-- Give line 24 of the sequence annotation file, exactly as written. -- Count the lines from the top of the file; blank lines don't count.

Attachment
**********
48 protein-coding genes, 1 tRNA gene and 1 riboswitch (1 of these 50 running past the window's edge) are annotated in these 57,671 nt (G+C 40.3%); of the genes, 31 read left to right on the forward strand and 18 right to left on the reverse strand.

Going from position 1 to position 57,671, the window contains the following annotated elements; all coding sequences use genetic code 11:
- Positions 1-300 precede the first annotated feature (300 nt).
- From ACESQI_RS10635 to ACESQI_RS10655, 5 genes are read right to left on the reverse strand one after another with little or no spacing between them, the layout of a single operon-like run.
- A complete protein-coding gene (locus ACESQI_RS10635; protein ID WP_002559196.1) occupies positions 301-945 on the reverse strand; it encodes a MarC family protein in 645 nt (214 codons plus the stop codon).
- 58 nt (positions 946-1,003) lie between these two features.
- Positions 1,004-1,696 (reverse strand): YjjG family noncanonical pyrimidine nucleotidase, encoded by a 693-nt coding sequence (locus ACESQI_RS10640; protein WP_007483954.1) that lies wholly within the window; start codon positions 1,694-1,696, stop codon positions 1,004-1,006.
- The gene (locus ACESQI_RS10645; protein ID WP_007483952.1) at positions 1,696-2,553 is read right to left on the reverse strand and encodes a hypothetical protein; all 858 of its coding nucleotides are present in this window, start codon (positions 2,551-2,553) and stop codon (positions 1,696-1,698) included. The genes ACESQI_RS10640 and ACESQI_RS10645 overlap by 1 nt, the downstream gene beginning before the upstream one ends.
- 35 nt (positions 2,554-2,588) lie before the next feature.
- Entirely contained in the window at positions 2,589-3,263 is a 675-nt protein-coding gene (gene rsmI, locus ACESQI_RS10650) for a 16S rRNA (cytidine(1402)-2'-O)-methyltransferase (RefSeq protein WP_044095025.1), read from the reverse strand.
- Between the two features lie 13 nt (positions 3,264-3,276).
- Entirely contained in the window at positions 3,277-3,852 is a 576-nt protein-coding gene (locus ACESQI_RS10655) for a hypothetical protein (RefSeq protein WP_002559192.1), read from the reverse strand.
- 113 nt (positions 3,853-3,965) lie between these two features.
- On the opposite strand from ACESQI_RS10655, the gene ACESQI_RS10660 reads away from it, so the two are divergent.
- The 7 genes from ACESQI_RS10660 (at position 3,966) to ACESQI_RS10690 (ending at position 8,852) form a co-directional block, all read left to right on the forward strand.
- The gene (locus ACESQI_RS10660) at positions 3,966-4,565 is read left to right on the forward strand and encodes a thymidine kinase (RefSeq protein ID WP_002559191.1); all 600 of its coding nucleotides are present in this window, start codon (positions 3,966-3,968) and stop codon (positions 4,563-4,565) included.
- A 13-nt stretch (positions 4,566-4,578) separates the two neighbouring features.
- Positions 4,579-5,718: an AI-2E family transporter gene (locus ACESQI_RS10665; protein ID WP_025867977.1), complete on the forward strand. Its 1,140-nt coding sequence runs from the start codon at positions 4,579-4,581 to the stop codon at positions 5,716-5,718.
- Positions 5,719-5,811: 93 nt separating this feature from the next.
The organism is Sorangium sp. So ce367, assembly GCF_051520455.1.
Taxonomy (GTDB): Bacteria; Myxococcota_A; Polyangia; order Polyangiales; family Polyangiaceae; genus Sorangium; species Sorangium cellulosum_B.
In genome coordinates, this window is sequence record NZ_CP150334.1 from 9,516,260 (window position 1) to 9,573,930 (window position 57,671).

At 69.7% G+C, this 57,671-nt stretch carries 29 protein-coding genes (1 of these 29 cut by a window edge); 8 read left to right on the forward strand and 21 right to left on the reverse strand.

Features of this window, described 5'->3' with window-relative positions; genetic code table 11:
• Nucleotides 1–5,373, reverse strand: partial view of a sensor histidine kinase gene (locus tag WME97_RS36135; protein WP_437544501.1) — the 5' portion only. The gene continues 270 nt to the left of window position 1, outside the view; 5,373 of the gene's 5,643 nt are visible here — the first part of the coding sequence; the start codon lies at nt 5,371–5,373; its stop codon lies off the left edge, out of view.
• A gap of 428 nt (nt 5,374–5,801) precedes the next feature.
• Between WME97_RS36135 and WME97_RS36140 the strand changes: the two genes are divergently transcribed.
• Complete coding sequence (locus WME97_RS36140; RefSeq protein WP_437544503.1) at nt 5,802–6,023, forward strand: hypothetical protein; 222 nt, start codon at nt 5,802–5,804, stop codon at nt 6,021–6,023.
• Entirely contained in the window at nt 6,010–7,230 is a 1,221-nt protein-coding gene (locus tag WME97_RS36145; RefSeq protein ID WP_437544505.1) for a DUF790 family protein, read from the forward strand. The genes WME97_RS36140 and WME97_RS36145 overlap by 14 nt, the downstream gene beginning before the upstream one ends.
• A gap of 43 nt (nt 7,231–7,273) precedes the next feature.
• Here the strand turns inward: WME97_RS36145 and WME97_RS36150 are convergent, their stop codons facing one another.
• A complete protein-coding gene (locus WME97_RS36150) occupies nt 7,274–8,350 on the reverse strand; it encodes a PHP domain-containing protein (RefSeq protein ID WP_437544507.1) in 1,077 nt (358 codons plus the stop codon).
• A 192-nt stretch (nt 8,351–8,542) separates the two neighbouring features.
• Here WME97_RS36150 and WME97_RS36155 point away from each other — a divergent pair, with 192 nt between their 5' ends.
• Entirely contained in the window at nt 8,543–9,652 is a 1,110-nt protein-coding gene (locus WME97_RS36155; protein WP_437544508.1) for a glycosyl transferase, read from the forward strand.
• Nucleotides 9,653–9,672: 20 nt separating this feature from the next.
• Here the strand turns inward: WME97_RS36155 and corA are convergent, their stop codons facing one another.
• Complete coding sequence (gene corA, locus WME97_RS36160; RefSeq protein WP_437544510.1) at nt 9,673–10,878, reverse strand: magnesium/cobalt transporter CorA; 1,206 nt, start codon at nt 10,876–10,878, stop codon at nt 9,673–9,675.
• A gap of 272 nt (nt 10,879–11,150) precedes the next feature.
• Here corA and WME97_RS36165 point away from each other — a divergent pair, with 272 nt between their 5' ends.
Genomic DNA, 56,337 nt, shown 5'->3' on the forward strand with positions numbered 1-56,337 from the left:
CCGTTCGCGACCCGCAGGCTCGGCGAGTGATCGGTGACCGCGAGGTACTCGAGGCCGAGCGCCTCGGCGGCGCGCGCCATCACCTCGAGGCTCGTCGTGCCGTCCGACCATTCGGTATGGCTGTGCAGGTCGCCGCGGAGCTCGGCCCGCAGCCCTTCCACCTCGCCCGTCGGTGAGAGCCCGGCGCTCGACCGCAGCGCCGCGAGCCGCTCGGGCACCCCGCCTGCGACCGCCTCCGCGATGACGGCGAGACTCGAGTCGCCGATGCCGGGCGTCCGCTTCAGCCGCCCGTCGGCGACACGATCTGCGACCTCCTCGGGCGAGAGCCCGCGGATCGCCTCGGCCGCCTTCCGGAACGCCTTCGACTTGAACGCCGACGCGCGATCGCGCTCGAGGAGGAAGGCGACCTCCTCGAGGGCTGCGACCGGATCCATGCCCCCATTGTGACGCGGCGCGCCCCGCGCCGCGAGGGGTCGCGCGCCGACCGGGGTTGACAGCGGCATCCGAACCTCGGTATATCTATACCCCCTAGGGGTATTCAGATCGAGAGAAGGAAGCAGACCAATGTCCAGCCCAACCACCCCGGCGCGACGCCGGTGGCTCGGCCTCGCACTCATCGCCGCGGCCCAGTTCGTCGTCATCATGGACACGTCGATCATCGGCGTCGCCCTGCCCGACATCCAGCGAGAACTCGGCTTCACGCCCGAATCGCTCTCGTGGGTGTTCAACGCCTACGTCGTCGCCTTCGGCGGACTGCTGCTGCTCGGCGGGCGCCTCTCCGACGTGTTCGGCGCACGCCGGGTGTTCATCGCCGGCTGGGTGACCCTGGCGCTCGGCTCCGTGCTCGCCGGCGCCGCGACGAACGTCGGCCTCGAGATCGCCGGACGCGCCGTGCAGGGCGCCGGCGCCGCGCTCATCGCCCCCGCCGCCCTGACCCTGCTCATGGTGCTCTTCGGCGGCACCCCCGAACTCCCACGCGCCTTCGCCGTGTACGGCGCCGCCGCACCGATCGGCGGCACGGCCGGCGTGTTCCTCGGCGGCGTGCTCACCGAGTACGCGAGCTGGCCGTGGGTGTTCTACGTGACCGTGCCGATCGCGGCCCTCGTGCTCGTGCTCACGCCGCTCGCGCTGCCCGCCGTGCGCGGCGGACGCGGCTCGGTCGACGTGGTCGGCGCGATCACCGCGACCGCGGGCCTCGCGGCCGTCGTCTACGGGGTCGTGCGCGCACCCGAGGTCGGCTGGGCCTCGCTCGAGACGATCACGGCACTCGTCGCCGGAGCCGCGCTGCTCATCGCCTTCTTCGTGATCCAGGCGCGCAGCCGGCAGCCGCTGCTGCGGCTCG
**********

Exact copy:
Features of this window, described 5'->3' with window-relative positions; genetic code table 11: